What does this mean realistically? I’m not a breakfast eater, usually. And the worst thing I can do for my body is have the above-mentioned cornetto for breakfast (alongside the cappuccino). The sugar crush is guaranteed an hour later!
Therefore, I make a point to have protein for breakfast (eggs, yogurt, cheese). A super easy breakfast? Full-fat yogurt and some fruits (whatever is in season).

Traveler’s constipation is real

There are quite a lot of chances to experience changes in your…bathroom routine. Traveler’s constipation is quite real and is influenced by stress. And your (new) diet. The solution? Don’t panic, drink enough water, and if needed grab that kefir or yogurt!

I (try) to drink enough water

That kind of day #summer

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I have a cute water bottle which I never remember to take with me when I fly (any brilliant ideas how I can break the habit?!) but I do make a point to carry bottled water with me when I walk and especially when I hike.

No, I don’t drink enough. Yes, I’ve had some “issues” with being dehydrated but, thankfully, I knew how to fix the situation before it got out of hand. In my case, if I get dizzy and my heart rate is all over the place I know for sure I’ve gone for too long without water.

I wear proper clothing and shoes

#spring outfit. Walking in the woods on Saturday #Arad #Romania

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Cold weather is just as taxing in our bodies as hot weather. So dress accordingly. And don’t forget the proper shoes.
I love my light waterproof jacket , as well as my lightweight waterproof boots. No matter of when I travel, layers are my friends.

I pack Imodium and ibuprofen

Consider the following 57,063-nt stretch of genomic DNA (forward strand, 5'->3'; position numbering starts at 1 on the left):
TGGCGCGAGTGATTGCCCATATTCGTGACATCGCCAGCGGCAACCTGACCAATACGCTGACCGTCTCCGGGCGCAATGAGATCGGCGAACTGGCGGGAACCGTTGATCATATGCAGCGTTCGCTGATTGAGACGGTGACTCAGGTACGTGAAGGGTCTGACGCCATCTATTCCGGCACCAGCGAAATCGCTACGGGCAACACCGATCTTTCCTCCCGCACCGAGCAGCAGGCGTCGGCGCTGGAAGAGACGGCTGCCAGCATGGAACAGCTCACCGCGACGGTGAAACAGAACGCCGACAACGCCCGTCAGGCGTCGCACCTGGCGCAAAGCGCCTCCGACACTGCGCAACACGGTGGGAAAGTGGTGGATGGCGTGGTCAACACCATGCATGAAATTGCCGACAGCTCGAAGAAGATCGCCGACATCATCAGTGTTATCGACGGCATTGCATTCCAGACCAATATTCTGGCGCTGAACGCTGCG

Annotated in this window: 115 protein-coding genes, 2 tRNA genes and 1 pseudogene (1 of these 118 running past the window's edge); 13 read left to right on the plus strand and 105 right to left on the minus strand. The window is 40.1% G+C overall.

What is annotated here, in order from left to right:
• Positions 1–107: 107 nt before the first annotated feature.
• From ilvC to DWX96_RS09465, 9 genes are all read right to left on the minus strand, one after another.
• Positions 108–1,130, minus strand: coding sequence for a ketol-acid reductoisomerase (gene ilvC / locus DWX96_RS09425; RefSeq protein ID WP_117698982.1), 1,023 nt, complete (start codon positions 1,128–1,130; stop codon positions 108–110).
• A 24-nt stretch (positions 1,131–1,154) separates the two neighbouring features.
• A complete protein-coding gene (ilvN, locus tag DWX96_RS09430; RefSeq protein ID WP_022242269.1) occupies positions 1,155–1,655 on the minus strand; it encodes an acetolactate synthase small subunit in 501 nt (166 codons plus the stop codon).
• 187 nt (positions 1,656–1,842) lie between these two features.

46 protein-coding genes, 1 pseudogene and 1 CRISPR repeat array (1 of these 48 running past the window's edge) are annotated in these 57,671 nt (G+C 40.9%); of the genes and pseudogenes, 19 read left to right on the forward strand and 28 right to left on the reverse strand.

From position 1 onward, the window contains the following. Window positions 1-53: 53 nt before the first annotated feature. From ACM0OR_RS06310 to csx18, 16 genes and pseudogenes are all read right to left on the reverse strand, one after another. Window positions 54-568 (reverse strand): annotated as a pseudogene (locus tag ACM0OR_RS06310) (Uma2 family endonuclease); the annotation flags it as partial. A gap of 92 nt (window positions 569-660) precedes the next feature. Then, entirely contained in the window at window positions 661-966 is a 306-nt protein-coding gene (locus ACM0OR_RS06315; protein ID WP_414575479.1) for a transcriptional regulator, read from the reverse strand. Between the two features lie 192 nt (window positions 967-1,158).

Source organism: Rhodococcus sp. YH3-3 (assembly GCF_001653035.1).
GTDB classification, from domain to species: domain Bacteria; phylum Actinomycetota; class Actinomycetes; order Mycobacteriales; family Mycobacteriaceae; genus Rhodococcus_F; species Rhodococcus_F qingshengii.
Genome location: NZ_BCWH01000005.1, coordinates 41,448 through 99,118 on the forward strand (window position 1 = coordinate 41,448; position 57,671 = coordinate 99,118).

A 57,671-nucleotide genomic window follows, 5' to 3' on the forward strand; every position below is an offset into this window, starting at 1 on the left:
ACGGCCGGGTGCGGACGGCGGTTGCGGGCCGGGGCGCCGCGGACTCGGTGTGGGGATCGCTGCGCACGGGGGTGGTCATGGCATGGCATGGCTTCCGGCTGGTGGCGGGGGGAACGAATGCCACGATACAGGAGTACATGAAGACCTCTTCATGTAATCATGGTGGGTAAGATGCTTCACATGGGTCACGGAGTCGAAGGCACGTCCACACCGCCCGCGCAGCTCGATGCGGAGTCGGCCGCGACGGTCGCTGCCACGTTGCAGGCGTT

I do not leave home without these two: Imodium and ibuprofen! Unfortunately, I’ve had headaches which decided to start the second I arrived in the airport; and rumbling stomachs on the day you travel by bus aren’t the best news, either!
By the way: if you need to carry any prescription drugs (i.e. birth control pills) make sure you also have the prescription with you.

I always use hand sanitizer and wet wipes

You should add the hand sanitizer to your “liquids bag” or just buy one when you arrive. Both hand sanitizer and wet wipes are super useful when water and soap are not available (say, when you hike and want to stop to eat something). I go as far as carry them in my day pack at home, as well.

I know my body

It is crucial to know your body and your limits. Yes, we all thrive to improve our fitness and go just a bit over that comfort zone…but you may not want to do that every day when you travel. Strain your muscles during a long or hard hike, but take at least a day to recover.

We normally include a “do nothing” day in our itinerary but that usually follows 2-3 days of getting quite close to those limits. After our day exploring Pompeii & Herculaneum we felt quite tired but luckily the next day was spent in two trains and a bus. We were too tired to complain.

Note:* since I’ve been using a Fitbit (2014)